The following are real-life scenarios:

“LinkedIn hacked me!”

“I am seeing a list of all people I have ever exchanged email with on LinkedIn – and have never given LinkedIn my password (and I even use a different password for both LinkedIn and Gmail and I have not granted LinedIn access to my account.  What’s going on?”

We get calls and e-mails like these all too frequently these days with similar complaints from clients, friends and colleagues. If their concern is not related directly to an issue they discovered within one of their social networking sites, then it’s a question as to whether they should allow LinkedIn or any other social networks to access their e-mail account, address book or even “sync” with an application such as Microsoft Outlook.

The definitive answer is to never allow access unless you have such a compelling reason to take on the risks involved and are willing to accept those risks. But even if you choose to go that route, there are still ways to protect yourself.

So when it comes to LinkedIn asking you to enter your e-mail account info, always go with a definitive “No!” by default. Without boring you with a discussion on the different privacy policies and what is considered “protected” and what is not, let’s take on the simple approach to not trust any of these websites from the start. These are not altruistic organizations – they want your information and they want more eyeballs on their pages so they can generate more revenue and further monetize their product. We all know that, but it’s easy to forget when it comes to social networks that help keep you connected in both your personal and professional worlds.

The key is to control exposure on your end as much as possible and limit what these networks can gain access to without your permission. Here are some simple tips to consider:

  • Always keep in mind that when you are using a free e-mail service such as Gmail, Yahoo, etc. – partnerships behind the scenes between the different companies such as LinkedIn and Google could expose some of your activity without you ever realizing it.  So I always recommend using an e-mail “alias” as your primary e-mail address (the address you use to login, receive notifications, etc.) and if that account is from a free e-mail service, set it up so it forwards from that account to a different e-mail account. That way the only e-mail account on file (your primary) is not an actual e-mail account that contains all (or any) of your contacts, calendar and other related personal/professional information.  If you are using a corporate account, you’re typically more secure – but I would still recommend that you ask your provider to create an e-mail alias for you so that way you never use your actual corporate account within the networks. This also gives you complete control to change and redirect activity and account information in the future without it ever affecting your main corporate e-mail account.
  • Never agree to import or “sync” any of your account information or “allow access” to plug-ins, etc. – when in doubt, always deny access. If you want to get some of your specific contacts into LinkedIn and expand your account, then perform a manual import using their import process that way you can view exactly which contacts will be imported and that way it’s a one-time shot and your account is never exposed. It’s also important to keep in mind that none of us ever has a total grasp on who is in our entire address book – so this is also a great way to avoid having certain people included in your “automated invite process,” that you wouldn’t want to be included. I won’t go into detail, but let’s just say that not all of us may want our ex-spouses, ex-bosses, or our parole officers to be included. When was the last time you de-duplicated and reviewed your address book to clean it up?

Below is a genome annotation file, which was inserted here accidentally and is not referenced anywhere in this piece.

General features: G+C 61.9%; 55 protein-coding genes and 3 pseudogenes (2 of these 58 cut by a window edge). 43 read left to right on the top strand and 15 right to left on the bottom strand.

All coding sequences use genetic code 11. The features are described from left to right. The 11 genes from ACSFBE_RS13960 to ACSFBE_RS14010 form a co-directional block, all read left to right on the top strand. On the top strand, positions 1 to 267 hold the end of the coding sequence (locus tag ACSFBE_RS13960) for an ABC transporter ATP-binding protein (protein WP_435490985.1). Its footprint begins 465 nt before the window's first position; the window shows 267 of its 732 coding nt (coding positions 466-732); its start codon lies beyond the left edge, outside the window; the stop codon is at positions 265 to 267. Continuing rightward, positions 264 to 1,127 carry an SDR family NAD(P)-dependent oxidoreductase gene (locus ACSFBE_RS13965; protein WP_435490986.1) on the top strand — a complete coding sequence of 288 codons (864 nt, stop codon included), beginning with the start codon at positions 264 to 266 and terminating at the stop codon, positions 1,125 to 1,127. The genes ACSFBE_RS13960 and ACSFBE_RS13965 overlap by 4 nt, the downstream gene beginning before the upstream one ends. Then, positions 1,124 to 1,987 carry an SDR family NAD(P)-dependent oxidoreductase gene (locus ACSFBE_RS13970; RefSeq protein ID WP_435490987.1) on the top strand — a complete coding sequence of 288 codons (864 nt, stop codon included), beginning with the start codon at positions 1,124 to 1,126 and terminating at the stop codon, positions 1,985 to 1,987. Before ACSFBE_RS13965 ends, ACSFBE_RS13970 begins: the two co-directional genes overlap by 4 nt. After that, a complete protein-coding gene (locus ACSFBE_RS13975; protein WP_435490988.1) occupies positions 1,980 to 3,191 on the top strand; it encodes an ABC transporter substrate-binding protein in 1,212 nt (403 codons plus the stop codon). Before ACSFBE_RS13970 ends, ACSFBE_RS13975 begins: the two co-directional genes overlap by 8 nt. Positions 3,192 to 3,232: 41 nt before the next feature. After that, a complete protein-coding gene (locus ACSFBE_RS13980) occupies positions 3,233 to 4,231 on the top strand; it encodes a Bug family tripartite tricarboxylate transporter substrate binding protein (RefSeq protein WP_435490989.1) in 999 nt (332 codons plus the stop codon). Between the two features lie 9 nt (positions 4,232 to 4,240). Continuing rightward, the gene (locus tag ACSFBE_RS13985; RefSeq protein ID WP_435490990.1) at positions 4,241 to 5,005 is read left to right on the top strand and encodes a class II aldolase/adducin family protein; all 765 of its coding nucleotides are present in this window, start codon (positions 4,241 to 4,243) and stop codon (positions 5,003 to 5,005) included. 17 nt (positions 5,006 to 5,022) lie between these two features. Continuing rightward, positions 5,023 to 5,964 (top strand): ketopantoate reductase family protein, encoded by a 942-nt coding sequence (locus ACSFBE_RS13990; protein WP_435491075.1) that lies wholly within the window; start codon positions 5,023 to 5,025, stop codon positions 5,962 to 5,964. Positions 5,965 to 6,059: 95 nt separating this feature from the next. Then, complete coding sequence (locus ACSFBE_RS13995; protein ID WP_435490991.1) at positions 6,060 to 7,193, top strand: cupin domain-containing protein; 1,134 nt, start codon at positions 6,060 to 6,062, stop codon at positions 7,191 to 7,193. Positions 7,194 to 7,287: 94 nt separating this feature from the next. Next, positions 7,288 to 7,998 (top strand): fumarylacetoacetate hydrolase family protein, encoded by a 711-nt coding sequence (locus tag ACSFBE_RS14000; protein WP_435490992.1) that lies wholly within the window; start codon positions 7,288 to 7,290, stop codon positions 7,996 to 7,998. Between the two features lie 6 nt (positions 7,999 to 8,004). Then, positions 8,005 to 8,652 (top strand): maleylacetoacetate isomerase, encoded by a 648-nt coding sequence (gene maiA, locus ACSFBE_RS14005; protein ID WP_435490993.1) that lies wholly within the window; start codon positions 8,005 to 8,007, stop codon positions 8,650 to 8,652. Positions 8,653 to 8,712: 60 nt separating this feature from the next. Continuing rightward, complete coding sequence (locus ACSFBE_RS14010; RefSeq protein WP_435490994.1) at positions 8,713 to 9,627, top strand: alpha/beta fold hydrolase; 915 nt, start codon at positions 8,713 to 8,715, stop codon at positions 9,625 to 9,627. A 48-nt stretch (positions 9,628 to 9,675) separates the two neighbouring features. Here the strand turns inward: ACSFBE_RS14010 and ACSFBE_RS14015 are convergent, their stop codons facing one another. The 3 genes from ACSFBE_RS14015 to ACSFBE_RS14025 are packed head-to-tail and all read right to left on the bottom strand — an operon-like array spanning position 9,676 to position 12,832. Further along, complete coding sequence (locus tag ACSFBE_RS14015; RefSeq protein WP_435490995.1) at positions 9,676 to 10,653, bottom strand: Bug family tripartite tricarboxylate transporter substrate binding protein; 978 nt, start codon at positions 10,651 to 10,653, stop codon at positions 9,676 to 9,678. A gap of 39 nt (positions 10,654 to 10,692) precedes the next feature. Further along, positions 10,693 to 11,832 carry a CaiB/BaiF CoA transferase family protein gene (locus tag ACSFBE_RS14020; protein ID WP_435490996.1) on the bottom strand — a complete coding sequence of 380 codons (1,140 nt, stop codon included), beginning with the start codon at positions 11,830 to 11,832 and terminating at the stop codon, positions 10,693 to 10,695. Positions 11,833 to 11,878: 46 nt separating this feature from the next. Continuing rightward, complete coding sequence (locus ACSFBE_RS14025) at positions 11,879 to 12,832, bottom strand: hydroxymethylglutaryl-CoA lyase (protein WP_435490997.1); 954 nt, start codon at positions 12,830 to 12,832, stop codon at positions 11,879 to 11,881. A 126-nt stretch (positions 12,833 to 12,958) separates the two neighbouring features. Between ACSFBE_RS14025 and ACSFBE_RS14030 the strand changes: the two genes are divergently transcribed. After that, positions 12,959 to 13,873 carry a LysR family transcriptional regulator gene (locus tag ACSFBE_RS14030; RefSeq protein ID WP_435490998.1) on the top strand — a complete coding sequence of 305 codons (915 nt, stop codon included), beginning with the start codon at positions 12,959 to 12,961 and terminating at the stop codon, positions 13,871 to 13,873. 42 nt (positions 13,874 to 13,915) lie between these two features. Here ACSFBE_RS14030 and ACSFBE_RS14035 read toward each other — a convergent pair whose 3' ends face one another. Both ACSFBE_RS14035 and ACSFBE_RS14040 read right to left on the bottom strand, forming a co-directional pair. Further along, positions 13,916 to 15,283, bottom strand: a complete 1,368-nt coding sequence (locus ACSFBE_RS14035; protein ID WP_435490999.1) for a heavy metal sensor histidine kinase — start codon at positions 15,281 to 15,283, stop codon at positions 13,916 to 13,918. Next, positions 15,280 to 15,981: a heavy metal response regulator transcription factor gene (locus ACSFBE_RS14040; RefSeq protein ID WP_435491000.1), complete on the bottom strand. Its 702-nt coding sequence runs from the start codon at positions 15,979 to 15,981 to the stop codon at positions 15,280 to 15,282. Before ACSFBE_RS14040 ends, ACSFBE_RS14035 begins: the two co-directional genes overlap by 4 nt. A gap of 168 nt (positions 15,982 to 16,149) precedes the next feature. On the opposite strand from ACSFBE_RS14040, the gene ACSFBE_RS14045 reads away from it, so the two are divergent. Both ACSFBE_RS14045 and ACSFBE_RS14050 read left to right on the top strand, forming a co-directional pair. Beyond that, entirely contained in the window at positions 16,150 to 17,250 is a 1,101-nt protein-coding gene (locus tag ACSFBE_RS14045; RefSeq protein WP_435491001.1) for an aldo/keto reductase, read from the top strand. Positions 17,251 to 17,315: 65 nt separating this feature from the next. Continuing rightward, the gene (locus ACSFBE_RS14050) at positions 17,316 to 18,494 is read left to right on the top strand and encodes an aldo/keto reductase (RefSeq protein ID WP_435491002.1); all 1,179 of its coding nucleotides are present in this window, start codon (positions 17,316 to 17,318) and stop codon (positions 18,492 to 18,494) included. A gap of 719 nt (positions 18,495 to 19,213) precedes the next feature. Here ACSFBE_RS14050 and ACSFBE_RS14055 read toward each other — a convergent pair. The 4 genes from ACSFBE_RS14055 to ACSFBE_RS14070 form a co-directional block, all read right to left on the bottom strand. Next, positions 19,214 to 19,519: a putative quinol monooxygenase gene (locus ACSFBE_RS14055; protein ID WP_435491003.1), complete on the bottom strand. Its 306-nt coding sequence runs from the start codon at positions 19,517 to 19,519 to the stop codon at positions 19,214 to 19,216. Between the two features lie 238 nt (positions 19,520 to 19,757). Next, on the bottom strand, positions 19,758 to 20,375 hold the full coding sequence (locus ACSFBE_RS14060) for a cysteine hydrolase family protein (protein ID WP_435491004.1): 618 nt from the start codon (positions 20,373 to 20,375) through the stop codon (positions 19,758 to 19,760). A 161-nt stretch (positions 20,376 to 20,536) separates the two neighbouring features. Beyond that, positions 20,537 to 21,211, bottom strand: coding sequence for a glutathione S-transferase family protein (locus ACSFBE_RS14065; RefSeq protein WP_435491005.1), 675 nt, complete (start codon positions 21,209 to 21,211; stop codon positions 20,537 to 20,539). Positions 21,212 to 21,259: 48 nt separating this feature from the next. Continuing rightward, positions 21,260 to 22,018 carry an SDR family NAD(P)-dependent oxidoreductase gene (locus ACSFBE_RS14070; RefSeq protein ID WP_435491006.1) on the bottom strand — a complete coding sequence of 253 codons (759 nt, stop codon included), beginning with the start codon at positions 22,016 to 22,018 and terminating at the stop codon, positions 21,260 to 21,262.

• Make sure you are using security software such as that from Symantec or similar vendor and ideally you should also be using a firewall both at home and at work – we recommend Sonicwall but there are other vendors on the market and this acts to protect all online activity that flows into/out of your location through a physical device built specifically for this purpose. Trust me, it’s worth the added cost and not having one will come back to haunt you plus if you have kids at home, you get the added security features such as content filtering (this would block sites related to guns, porn and drugs, for example) and you can even add monitoring features as well – plus one good firewall device can protect every machine in the house, even on your wireless network. Also, make sure you subscription is current.
  • We’ve all heard it before, but make sure you use seriously strong passwords and don’t repeat them on different sites – you can use variations of one password and make the other unique enough to provide a good level of protection. Remember that these social network sites get hacked a lot as they are a huge target for hackers – a most recent LinkedIn hack is documented here from last year.
  • Keep your operating system and browser(s) updated – this includes plug-ins that we’ve come to consider as standard or mandatory such as Adobe Flash, Java, Silverlight and Acrobat – those are all important plug-ins to make sure are updated frequently.
  • Change your password often – everyone forgets this, but do it – once per quarter at a minimum. Also, monitoring te tech news to be aware of recent hacks and breaches will also help you to act quickly when they occur.

There’s no magic here, it’s just a matter of being smart and aware in this crazy age of pseudo-automation and social networking. Yes, it’s always easier to click “Yes” when asked to allow access, but it’s rarely ever the correct move to make.

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